I began to write the story of Hope Meadows almost three years ago. Now, as I write the first blog for Neighbors: The Power of the People Next Door, the president of the United States is in Walter Reed Hospital, having contracted the pandemic virus that has changed the course of human activity across the world. The book I was outlining thirty-six months ago has evolved into a story about what might be an antidote—if not to coronavirus—to the isolation and lack of unity we experience in our culture today.
My book, I’ll admit, is at least one part memoir, the story of my profound sadness and feelings of helplessness as I watched so many people—many of them children—abandoned and in pain. I think many of you, whether you are impacted in a personal or a professional way, can relate. Perhaps you are the parent of a person living with disability, or part of a family in crisis or marginalized by race or poverty. Perhaps you are a caregiver for elders with dementia, or one of so many seniors in our country who are isolated in your own home for lack of mobility and meaningful community connection. Perhaps you are someone compelled to make a difference by your work in housing, medical and mental health, social services, nonprofits. No matter—the impulse to create meaningful change arises from the heart.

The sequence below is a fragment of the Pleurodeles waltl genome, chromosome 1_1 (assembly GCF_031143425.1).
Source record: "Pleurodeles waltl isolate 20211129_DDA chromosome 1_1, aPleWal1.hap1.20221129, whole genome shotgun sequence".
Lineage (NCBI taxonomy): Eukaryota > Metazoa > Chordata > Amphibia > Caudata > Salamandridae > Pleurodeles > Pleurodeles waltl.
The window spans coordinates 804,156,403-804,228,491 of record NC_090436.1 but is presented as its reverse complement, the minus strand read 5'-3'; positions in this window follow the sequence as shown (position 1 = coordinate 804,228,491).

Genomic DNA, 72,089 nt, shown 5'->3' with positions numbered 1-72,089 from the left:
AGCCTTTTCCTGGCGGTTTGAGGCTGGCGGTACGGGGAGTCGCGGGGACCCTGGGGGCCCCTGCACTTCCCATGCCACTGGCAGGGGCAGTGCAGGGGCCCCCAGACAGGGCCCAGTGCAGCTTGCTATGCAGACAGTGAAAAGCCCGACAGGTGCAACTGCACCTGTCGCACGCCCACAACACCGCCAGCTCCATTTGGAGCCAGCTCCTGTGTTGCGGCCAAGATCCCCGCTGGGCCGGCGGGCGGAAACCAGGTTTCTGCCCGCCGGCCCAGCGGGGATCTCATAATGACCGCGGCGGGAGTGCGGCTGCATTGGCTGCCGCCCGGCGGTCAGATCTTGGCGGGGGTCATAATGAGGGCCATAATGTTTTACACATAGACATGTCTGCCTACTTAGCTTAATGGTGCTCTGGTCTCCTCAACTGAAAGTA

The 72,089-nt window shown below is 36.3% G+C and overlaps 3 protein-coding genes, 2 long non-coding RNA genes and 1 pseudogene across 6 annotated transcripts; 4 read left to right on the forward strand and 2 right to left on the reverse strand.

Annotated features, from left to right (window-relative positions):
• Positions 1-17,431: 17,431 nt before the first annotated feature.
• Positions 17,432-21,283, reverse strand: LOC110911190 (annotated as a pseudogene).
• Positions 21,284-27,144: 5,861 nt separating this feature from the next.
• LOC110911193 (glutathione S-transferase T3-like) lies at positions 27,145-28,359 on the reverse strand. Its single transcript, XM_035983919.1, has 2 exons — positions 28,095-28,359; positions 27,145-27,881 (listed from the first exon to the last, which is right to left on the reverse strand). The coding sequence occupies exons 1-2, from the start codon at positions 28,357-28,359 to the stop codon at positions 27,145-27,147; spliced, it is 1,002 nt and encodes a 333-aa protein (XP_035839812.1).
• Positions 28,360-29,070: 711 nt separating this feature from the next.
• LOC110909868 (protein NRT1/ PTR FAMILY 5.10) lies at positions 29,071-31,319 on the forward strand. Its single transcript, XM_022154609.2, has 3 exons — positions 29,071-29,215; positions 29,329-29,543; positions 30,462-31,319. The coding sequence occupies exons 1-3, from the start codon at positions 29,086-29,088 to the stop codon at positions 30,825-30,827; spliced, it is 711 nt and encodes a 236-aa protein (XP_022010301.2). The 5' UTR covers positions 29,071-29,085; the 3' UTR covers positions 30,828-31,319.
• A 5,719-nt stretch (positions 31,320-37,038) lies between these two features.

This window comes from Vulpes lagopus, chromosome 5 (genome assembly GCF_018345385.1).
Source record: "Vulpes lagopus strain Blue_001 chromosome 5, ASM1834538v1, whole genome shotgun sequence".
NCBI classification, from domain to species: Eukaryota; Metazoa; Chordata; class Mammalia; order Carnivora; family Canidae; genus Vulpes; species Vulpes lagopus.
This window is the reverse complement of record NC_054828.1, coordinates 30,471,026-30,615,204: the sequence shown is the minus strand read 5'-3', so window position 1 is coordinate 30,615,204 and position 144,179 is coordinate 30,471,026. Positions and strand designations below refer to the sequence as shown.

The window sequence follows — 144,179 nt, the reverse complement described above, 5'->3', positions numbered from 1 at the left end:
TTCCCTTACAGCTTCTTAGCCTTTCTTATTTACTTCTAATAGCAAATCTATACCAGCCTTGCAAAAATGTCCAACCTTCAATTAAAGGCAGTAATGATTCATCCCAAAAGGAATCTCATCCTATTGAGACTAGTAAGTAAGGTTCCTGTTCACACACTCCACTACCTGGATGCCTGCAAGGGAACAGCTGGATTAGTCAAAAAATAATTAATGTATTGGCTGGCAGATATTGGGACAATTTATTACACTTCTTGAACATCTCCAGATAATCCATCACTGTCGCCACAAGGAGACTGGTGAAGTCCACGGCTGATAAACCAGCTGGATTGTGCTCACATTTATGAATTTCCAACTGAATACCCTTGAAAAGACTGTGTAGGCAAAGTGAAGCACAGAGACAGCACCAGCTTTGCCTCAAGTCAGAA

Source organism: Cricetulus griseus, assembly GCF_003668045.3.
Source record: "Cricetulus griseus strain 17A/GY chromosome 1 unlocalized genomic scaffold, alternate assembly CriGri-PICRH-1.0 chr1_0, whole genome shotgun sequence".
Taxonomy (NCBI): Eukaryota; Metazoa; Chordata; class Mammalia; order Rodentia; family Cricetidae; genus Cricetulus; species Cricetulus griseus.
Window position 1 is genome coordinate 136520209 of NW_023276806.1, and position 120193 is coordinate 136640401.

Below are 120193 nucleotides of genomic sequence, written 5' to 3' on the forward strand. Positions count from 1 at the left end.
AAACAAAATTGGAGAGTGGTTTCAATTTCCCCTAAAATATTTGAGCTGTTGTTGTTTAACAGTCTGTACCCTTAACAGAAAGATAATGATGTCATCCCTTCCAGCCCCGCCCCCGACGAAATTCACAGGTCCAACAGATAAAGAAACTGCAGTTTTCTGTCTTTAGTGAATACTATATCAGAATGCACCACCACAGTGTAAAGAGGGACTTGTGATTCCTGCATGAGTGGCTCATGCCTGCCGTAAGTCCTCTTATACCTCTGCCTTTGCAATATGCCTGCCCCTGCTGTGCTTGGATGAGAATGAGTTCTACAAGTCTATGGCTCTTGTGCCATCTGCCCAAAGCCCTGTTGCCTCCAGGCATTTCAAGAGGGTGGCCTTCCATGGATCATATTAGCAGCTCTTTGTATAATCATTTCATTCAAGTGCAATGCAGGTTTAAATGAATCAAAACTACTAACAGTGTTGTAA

I was lucky. The end result of my journey to make a difference resulted in a number of communities that changed lives and offered solutions. With this, I experienced joy and a profound sense of accomplishment as I began to reflect on the innate goodness of the many generations of ordinary people who came to call Hope Meadows home. These people, through genuine kindness, decency, and compassion, gave me hope in the power of the people next door to heal and unite us. I lived in the middle of that hope for over a decade.
I wrote Neighbors for you. It is not a technical manual but a practical one for the soul of citizens and leaders who do the day-to-day work of building and operating and living within intentional neighboring communities. It is also for policy makers and social service providers. It takes a while to move from direct experience, story-telling and lessons learned to real and proven solutions, and I hope my book offers some of that to you. In this blog series, we hope to continue the conversations, questions and creative solutions that will embody intentional neighboring into planning, policy and purpose. We can only do this together, forgoing competition in favor of the interdependence of collaboration. I hope you’ll join along.